No. 8 Wire Motorcycles is named after the thick fencing wire that embodies the ‘can do – make do’ mentality New Zealand was built on. As one of the most far-flung reaches of the British Empire, early settlers in the land of hobbits found themselves having to improvise their way around everyday problems that couldn’t be solved with a ready-made product and stack of cash like back in the mother country. And it’s that innovative attitude that Colin, the Kiwi ex-patriot head of No. 8, aspires to. Heading a one-man shop based in Missoula, Montana, Colin works on all manner of motorcycles. In recent months he’s turned his hand to the diminutive GN125, a R90/6 bobber, KZ550 tracker, a passing Goldwing tourer and even a Polaris snowmobile. But most of his time has been spent lavished on this curious Honda CL350 scrambler.
This CL350 is actually a commissioned build from a local customer, a local who approached Colin with a modified frame and a gas tank from an XL350 that he wanted to mate together. In between camping trips across the state Colin did just about all the work on the bike, save for the paint, upholstery, valve grinding and cylinder boring, with some styling cues and suggestions from the owner.
But the bulk of the work Colin did himself. The XL350 tank that the owner desperately wanted to fit to the bike had to be gutted and re-tunnelled to clear the existing frame, with new fore and aft mounts welded in to make certain that it cleared the engine head and coils. When that was in place, a pre-made tail loop was welded onto the cut down frame and the front forks were reinforced.
The headlight brackets and surround were also fabbed up by Colin and a slimline Trailtech speedometer was mounted in front of the Renthal MX bars. Further back on the bike you’ll find a Rotopax fuel tank perched on a mount that was also manufactured by Colin, a nod to the bikes’ practicality that also gives it a bit of a functional air.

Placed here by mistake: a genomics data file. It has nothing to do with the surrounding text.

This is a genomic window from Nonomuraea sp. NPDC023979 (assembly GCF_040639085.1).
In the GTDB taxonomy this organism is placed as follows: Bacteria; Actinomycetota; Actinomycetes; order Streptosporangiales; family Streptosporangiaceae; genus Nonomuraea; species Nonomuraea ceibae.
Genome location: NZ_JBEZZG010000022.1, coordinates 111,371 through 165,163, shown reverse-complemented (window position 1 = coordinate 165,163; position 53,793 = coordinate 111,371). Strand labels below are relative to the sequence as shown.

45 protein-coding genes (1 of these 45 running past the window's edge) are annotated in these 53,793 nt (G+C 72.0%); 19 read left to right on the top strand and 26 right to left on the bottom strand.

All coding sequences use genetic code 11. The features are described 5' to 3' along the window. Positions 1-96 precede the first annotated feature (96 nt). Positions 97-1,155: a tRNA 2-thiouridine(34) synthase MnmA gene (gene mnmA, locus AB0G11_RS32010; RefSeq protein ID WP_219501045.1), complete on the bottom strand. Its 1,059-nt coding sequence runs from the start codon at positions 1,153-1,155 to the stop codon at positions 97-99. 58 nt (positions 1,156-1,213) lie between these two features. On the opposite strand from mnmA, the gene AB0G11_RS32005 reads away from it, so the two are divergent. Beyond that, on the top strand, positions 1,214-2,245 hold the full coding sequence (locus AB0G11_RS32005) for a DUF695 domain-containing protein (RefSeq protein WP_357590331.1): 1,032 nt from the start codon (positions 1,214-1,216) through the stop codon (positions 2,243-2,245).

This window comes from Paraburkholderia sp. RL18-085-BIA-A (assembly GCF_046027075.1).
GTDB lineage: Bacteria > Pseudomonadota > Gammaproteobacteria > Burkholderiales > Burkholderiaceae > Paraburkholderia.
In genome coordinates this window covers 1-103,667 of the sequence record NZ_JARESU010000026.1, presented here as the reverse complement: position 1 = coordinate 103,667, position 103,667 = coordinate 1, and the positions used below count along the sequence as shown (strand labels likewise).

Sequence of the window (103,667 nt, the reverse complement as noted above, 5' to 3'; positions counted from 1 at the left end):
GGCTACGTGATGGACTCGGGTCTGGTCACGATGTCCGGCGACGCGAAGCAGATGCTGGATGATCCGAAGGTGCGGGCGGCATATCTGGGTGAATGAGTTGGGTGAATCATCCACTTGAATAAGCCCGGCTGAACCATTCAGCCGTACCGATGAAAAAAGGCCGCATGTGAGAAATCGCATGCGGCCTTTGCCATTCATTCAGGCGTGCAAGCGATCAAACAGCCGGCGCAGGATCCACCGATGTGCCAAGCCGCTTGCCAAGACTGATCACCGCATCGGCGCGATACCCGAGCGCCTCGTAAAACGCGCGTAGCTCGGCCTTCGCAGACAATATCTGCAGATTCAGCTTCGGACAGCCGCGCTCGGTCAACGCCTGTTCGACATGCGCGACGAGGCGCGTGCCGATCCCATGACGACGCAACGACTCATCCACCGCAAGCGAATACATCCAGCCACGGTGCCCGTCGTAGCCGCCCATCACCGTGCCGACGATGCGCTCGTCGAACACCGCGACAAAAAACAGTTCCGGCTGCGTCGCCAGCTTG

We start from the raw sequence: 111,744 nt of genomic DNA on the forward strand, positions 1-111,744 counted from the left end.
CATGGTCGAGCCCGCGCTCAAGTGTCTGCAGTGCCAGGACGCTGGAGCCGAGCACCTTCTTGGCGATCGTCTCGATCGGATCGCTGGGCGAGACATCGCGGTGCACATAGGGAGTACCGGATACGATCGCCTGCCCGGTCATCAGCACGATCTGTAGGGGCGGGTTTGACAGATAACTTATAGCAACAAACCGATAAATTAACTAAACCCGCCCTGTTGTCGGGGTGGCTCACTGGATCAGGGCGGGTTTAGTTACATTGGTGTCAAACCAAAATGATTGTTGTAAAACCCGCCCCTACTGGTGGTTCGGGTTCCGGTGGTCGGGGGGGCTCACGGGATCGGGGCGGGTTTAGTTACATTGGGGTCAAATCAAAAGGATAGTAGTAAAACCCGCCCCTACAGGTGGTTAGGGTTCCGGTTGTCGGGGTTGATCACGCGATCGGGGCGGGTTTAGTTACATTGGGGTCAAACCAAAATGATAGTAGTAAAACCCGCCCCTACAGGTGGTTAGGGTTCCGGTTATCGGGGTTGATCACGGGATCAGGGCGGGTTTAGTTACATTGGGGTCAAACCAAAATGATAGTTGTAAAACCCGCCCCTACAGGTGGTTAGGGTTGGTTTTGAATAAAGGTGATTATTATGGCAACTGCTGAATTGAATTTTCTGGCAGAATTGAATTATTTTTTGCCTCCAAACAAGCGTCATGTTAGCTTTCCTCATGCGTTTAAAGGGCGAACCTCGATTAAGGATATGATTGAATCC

The work continues inside the little CL’s engine, with Wiseco pistons, a more aggressive camshaft and a pair of Mikuni VM34 helping make the Honda a lot more reliable and a little bit quicker. The stainless steel exhaust system ending in Cone Engineering megaphones was also made in-house and the whole thing barks into life with a new electronic ignition and Dynatek coils. Making it all roadworthy and legal is a modified front guard from a SL350 and a generic Acerbis plastic rear guard, sitting below a Custom Dynamics integrated brake and turn signal unit.
In New Zealand’s formative years it was said nothing couldn’t be fixed with a length of No. 8 wire. And that attitude still prevails today, and nowhere is it more apparent than in the world of motorcycles.
Kiwi ingenuity has bred some of the most dogged and inspirational figures ever seen in the world of mechanics, most notably Burt Munro (of the ‘World’s Fastest Indian’ fame) and John Britten, the polymath who built and designed one of the most innovative motorcycles ever seen, the Britten V1000. And while Colin would be the first to point out that the work he does is very different to these two legends of the industry, it’s great to see him carry this attitude to his adopted country.
[Photos by Athena Photography]